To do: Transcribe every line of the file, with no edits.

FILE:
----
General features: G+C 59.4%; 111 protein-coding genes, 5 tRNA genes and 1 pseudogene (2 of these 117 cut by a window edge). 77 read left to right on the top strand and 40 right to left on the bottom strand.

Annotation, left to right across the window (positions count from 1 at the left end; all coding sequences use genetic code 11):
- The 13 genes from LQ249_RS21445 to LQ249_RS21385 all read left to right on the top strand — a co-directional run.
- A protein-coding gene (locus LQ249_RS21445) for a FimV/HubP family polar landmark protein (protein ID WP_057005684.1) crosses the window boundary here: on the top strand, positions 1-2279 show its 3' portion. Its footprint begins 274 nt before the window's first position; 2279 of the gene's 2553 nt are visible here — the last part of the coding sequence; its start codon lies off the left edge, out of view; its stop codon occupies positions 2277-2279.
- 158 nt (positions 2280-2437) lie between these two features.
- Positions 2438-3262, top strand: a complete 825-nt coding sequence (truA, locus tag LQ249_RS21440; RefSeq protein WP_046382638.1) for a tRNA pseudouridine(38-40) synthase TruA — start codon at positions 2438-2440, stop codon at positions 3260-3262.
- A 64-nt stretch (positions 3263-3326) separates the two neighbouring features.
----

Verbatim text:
General features: G+C 59.4%; 111 protein-coding genes, 5 tRNA genes and 1 pseudogene (2 of these 117 cut by a window edge). 77 read left to right on the top strand and 40 right to left on the bottom strand.

Annotation, left to right across the window (positions count from 1 at the left end; all coding sequences use genetic code 11):
- The 13 genes from LQ249_RS21445 to LQ249_RS21385 all read left to right on the top strand — a co-directional run.
- A protein-coding gene (locus LQ249_RS21445) for a FimV/HubP family polar landmark protein (protein ID WP_057005684.1) crosses the window boundary here: on the top strand, positions 1-2279 show its 3' portion. Its footprint begins 274 nt before the window's first position; 2279 of the gene's 2553 nt are visible here — the last part of the coding sequence; its start codon lies off the left edge, out of view; its stop codon occupies positions 2277-2279.
- 158 nt (positions 2280-2437) lie between these two features.
- Positions 2438-3262, top strand: a complete 825-nt coding sequence (truA, locus tag LQ249_RS21440; RefSeq protein WP_046382638.1) for a tRNA pseudouridine(38-40) synthase TruA — start codon at positions 2438-2440, stop codon at positions 3260-3262.
- A 64-nt stretch (positions 3263-3326) separates the two neighbouring features.